Once Again Into the Valley of the Shadow of Death

Posted: 2013/10/27 in Christianity
Tags: , , , ,

As I prepare for my 7th funeral in 8 weeks, I am dealing with something a bit different. The previous funerals were for folk who had lived long and full lives (one was 103 years old). The funeral I officiate tomorrow is for a woman in her mid-40s. Because she was relatively young, this feels different than a funeral for someone of venerable age. This is more difficult, and not because of her age. It’s more difficult because her death, at her age, is so difficult for her family to make sense of.

When an old person dies we can write it off to the ravages of age and mileage. The notion that we just break down and eventually die is accepted rather easily. But when death, especially the sudden death of an otherwise healthy person, occurs, we feel more compelled to blame something. There has to be a reason.

Seeking to understand untimely death is not only fruitless but often leads to some very bad theology. What makes me cringe almost every time is voiced something like, “God must have wanted to bring her home,” or “His time was up, so God took him home.” While I get that people, especially grieving family, say these things because they seem logical and affirm the understanding that “God is in control” (which is thought to be of comfort), I am still a bit horrified by the implications of God taking someone home because his time had come.

(By the way, if you are a Calvinist or other flavor of believer in predestination, I suggest you change channels, since I will only annoy you from this point forward.)

My biggest problem with the God bringin’ ’em home thing is that for God to take the initiative in someone’s death means that God is a murderer. If I took the initiative in someone’s death, that’s what I’d be labelled. To my knowledge, God is not a murderer.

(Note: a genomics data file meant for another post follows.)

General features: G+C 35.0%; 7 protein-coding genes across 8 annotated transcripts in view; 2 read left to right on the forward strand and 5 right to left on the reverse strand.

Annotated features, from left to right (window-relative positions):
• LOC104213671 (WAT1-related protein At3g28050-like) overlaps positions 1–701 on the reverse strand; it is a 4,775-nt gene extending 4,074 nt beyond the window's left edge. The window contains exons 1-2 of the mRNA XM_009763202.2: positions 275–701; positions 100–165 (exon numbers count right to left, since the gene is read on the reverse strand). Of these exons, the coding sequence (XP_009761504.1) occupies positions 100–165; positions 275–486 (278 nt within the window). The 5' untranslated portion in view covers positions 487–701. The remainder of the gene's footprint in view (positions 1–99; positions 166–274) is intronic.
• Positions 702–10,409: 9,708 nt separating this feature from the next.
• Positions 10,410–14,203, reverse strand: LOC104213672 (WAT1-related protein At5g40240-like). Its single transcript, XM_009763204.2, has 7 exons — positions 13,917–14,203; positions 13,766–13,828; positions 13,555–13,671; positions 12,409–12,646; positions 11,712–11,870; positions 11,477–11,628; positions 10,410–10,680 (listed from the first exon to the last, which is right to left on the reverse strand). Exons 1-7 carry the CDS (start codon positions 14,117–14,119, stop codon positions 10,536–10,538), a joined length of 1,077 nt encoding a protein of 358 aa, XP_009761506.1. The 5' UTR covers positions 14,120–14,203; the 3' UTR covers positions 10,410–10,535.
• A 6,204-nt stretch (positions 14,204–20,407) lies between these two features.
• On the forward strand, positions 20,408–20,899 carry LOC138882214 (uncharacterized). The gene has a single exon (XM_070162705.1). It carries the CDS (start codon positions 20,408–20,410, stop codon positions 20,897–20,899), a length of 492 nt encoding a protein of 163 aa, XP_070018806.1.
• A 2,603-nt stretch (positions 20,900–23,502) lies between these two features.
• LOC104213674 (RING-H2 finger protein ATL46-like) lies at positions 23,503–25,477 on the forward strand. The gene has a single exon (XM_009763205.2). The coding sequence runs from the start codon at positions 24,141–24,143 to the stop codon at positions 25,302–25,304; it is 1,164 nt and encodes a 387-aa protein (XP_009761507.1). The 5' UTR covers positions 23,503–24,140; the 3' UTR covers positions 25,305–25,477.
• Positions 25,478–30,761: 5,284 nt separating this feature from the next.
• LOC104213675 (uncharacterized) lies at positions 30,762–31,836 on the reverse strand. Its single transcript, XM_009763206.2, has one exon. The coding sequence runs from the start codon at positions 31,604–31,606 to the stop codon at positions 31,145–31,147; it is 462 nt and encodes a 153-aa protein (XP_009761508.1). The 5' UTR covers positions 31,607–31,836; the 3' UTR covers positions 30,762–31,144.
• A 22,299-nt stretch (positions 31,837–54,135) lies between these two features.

So . . . what is both theologically sensible and of pastoral help?

First, asking who or what is responsible for a death beyond the brokenness and fragility of our human condition is a fruitless question to ask. We die because we are break down in ways we cannot recover from. Our dilapidation is not God’s fault (indeed, the brokenness of creation is what God intends on fixing).

Second, the more fruitful question to ask is how and where we go from the point of crisis when the death of a loved one takes place. Once we do this, all the promises of God unfold before us, from being God’s people, as promised during the Exodus, to being shepherded to green pastures and cool waters, as spoken in Psalm 23, to the granting of peace beyond understanding, as promised by Jesus, to the inevitable defeat of death through Christ’s resurrection. God cares. God loves. God provides.

The best thing to offer a grieving family is a hopeful future based in God’s promises and the experience of believers down through the centuries.

What more useful thing can I possibly offer?


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